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8:06 AM on June 17, 2010
I haven't misunderstood the research document - you have misunderstood my point. This website promotes learning logs. Therefore it should include some research with a positive comment/conclusion on learning logs and not one which concludes that " ....... Children's attitudes towards completing these learning logs were on the whole negative..." When I couldn't find any positive evidence here, I had to trawl through websites such as Campaign for Learning and www.gtce.org.uk/teachers/rft to find actual research evidence rather than pretty pictures and testimonials .
You have included a piece of research that contradicts the site's overall message and that's just silly.
2:24 PM on June 14, 2010
This is a misunderstanding of the research which is provided only to give a technical context to the approach and some reference reading
The dissertation does not review the effectiveness of learning logs at all. It was in fact produced long before the learning logs were conceived
and is a piece of research around an earlier more literacy based model of learning journals.
Feedback from pupils completing the type of learning log featured on the site have been generally good and there have
been many examples where pupils have begun to complete homework only after the introduction of the learning logs
The quality of the work submitted to the site suggests that pupils have engaged with the process with some enthusiasm
12:34 PM on June 14, 2010
The research dissertation included on this site concludes that Learning Logs have a negative impact upon children studied " ....... Children's attitudes towards completing these learning logs were on the whole negative, and there emerged little evidence of reflective thinking about their work.."
Given that this site is pro-learning logs shouldn't you include some positive research if there is any?
Teacher's seem to love them for reasons ranging from increasing parental involvement to less marking. Parents and children seem to have a more mixed response, moving from positive to less so depending on practical implementation. Looking at other sites, they're clearly very fashionable.
Even if both parents and children love them, if they're detrimental to children (according to the research dissertation on this site) then why promote them?
6:54 AM on February 21, 2010
There has been an increasing level of spam attacks on this page in recent months. In view of the consequent risks to visitors of following links which may lead to exposure to virus or other malicious content I have decided to restrict access to the comment page to members only.
Viewers are free to enlist as members, enabling them to post directly to the page, and those who choose not to do so are always welcome to email comments (and examples of learning logs) to email@example.com and I will place them on the site
10:49 PM on January 29, 2010
Just to add, that learning logs do not put persure on children at all, we had a week to complete it in and it gave the teachers a good view on what we understood and didnt, and this is coming from one of thoses very children, the learning log was a great inspriation to alot of us and im greatful we got a chance to get involed in learning logs, it will help the kids who do LL to show the understanding they have of there work. Once agen well done to certain teachers. Alison Cross.
10:42 PM on January 29, 2010
This was an inspriation on all of us that did this, i used to enjoy doing my learning log and it was such a good idea, its thanks to our year 6 teachers that we did well in our logs, mr bollock, mrs carter and miss lishman. Alison Cross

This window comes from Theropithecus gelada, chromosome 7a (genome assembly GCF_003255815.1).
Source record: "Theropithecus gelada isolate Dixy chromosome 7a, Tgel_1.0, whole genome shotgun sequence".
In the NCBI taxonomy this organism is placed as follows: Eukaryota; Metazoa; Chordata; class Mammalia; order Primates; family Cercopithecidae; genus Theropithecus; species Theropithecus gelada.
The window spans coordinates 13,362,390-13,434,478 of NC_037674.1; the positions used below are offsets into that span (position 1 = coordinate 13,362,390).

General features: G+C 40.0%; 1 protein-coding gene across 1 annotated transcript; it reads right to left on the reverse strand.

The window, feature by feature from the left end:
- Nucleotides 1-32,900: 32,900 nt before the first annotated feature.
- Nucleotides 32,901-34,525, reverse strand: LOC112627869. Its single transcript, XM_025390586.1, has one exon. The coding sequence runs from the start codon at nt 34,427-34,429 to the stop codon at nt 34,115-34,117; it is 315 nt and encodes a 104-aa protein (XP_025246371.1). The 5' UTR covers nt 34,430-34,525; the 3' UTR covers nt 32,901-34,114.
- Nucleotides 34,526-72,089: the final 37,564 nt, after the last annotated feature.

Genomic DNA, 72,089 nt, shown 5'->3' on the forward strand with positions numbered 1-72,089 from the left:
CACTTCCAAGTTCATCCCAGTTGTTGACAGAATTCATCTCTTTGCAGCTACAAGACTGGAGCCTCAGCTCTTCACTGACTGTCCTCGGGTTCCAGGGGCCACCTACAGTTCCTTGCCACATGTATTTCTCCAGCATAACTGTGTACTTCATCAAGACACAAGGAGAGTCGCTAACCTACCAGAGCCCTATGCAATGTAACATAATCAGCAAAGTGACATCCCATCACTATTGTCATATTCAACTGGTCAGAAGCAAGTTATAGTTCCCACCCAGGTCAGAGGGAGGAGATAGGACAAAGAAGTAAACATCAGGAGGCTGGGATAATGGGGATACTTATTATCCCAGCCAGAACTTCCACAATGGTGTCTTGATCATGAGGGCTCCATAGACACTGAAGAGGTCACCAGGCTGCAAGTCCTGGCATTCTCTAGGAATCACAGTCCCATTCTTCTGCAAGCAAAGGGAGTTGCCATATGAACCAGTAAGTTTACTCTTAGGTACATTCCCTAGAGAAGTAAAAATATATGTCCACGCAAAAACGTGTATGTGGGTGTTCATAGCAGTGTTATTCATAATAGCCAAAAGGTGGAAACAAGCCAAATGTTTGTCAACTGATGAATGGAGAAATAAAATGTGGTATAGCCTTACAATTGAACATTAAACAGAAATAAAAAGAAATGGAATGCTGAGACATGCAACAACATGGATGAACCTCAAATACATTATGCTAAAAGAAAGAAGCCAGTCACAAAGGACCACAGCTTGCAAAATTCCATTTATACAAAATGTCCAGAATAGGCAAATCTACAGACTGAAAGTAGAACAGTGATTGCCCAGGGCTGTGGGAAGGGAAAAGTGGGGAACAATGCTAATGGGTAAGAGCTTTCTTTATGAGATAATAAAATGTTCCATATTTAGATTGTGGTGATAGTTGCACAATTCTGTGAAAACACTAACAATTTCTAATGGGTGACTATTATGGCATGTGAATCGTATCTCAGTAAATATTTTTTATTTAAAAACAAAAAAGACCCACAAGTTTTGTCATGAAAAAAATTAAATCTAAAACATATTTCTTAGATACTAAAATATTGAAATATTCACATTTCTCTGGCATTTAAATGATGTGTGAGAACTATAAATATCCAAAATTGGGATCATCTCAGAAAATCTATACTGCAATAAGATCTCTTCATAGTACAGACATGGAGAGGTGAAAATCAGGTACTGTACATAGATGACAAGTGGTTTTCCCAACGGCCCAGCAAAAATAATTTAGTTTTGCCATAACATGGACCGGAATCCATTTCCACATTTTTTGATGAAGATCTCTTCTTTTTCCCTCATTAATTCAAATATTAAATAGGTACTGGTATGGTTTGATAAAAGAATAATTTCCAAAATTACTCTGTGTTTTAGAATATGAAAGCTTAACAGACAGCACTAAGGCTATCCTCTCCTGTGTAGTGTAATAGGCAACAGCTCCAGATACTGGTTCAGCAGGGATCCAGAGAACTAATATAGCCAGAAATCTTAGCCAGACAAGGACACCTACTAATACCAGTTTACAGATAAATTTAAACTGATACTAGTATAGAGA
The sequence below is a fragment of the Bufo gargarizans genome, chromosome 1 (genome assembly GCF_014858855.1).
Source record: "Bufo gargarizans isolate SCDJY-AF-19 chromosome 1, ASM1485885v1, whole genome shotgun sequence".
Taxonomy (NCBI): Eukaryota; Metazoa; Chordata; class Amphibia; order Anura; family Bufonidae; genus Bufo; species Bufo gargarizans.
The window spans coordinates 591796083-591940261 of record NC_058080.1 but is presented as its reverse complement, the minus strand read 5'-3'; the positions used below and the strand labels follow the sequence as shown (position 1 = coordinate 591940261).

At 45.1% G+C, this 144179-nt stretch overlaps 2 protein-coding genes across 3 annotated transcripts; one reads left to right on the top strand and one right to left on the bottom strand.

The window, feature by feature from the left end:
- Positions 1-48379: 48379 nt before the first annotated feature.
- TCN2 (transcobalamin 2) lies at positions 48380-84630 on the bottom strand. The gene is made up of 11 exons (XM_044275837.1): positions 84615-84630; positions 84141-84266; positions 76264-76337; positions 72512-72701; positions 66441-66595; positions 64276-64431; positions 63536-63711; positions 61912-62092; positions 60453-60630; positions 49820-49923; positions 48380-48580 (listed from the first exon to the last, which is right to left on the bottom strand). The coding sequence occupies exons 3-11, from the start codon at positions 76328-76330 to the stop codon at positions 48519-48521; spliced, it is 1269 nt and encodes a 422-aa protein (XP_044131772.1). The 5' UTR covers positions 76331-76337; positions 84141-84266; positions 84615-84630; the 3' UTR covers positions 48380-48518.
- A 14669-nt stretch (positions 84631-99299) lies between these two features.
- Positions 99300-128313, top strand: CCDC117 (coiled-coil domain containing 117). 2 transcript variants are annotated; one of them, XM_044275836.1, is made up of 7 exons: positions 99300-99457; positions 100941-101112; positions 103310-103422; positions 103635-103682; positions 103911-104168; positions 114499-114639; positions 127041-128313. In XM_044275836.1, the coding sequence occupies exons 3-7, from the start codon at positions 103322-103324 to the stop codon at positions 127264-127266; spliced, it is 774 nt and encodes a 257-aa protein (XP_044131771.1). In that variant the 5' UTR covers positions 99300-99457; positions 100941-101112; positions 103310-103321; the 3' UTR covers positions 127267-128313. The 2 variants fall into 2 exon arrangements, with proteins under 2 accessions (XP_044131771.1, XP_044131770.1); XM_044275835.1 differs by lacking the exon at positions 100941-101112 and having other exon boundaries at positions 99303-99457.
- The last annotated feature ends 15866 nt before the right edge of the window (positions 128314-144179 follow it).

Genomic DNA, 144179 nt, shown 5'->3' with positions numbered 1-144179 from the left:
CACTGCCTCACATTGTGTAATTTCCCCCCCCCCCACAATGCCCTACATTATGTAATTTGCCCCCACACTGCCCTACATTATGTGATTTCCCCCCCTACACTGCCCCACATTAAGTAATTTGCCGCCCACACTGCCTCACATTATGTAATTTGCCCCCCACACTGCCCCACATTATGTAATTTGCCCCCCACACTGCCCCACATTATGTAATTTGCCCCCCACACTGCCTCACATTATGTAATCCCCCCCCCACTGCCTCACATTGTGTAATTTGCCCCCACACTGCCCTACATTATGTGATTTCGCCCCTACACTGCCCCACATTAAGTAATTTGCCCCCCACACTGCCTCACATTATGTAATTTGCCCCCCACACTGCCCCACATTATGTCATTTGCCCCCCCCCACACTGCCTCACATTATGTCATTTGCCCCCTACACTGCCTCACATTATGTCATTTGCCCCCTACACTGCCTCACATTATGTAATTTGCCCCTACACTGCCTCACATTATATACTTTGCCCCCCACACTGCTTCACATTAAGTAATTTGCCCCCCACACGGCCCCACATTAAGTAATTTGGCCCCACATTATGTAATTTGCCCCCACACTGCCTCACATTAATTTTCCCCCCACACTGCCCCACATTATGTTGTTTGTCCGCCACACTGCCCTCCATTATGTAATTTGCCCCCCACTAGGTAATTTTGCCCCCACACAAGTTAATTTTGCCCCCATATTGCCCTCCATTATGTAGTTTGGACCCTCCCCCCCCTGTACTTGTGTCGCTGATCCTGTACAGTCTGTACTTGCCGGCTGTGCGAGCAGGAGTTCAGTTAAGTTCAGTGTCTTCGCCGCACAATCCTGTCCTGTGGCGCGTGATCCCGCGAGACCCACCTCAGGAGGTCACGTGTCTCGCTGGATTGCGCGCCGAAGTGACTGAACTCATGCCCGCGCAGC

8:46 AM on January 22, 2010
re your comments
1: The research is an MA dissertation (and is clearly headed as such) looking at the use of reflective journals in general which predates and was unrelated to the use of the learning logs. The article is there merely to give a context to this type of approach. It is not intended as a teaching aid to parents or anyone else but was put up for the most part to provide a reference point for anyone interested in investigating the technical background to the use of learning journals.
2: The learning logs were developed as an extension to high qualit y teaching approaches in order to provide an opportunity for children to undertake homework of a more creative and open-ended type than the old worksheet based approach.
3; The children in the original school were involved in the development of the process and they contributed significantly to shaping the development of the learning logs over time so this is not a top-down one size fits all quick fix solution
4: The aim of the site is to publish evidence of good practice. There is no element of 'preaching', merely sharing.
4:58 AM on January 22, 2010
I liked your site.
12:45 PM on January 21, 2010
Our children are being introduced to LL this term (January 2010). Our initial concerns and reservations about the practice of LL are being echoed by many parents we talk to. Reading the reasearch there does not appear to be any measured evidence demonstrating that this practice is of any benefit. I can only foresee, as commented below, that the gap between the more able and enthusiastic and the less able will grow exponentially. I would like to see some statistical evidence of this method of learning having some benefit before it is implemented. Please can you point us to some tangible statistics to support the theory. The research page written with educational psychology in mind is unhelpful to the average parent. If you are to provide information on this site it must be balanced or you will be in danger of preaching an unsound doctrine that is not widely supported. I will try and keep an open mind but the pigs outside are starting to unfurl their wings.
12:20 AM on January 5, 2010
Great site, keep up the good work
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